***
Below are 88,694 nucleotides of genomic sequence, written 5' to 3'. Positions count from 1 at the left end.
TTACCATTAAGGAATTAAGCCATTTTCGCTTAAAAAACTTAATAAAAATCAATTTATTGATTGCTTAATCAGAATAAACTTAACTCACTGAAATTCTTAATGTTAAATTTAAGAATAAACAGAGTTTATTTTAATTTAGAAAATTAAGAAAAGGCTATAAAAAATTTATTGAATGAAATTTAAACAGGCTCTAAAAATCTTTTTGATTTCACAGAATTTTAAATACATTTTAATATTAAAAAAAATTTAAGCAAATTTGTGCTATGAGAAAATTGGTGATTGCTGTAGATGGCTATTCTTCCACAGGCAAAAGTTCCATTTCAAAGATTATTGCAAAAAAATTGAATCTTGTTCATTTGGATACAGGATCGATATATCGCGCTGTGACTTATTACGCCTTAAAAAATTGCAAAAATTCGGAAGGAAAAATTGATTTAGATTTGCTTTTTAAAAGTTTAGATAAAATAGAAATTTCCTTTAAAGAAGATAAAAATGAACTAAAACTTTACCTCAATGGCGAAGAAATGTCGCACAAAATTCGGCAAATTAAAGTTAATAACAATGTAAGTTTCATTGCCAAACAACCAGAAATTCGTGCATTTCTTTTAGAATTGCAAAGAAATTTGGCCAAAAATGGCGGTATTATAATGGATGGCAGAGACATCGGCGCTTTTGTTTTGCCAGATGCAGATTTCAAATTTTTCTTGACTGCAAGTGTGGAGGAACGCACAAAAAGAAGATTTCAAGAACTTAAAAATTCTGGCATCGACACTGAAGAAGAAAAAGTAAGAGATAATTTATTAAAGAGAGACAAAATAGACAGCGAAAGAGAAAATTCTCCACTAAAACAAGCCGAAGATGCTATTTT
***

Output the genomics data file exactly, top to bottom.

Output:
Below are 88,694 nucleotides of genomic sequence, written 5' to 3'. Positions count from 1 at the left end.
TTACCATTAAGGAATTAAGCCATTTTCGCTTAAAAAACTTAATAAAAATCAATTTATTGATTGCTTAATCAGAATAAACTTAACTCACTGAAATTCTTAATGTTAAATTTAAGAATAAACAGAGTTTATTTTAATTTAGAAAATTAAGAAAAGGCTATAAAAAATTTATTGAATGAAATTTAAACAGGCTCTAAAAATCTTTTTGATTTCACAGAATTTTAAATACATTTTAATATTAAAAAAAATTTAAGCAAATTTGTGCTATGAGAAAATTGGTGATTGCTGTAGATGGCTATTCTTCCACAGGCAAAAGTTCCATTTCAAAGATTATTGCAAAAAAATTGAATCTTGTTCATTTGGATACAGGATCGATATATCGCGCTGTGACTTATTACGCCTTAAAAAATTGCAAAAATTCGGAAGGAAAAATTGATTTAGATTTGCTTTTTAAAAGTTTAGATAAAATAGAAATTTCCTTTAAAGAAGATAAAAATGAACTAAAACTTTACCTCAATGGCGAAGAAATGTCGCACAAAATTCGGCAAATTAAAGTTAATAACAATGTAAGTTTCATTGCCAAACAACCAGAAATTCGTGCATTTCTTTTAGAATTGCAAAGAAATTTGGCCAAAAATGGCGGTATTATAATGGATGGCAGAGACATCGGCGCTTTTGTTTTGCCAGATGCAGATTTCAAATTTTTCTTGACTGCAAGTGTGGAGGAACGCACAAAAAGAAGATTTCAAGAACTTAAAAATTCTGGCATCGACACTGAAGAAGAAAAAGTAAGAGATAATTTATTAAAGAGAGACAAAATAGACAGCGAAAGAGAAAATTCTCCACTAAAACAAGCCGAAGATGCTATTTT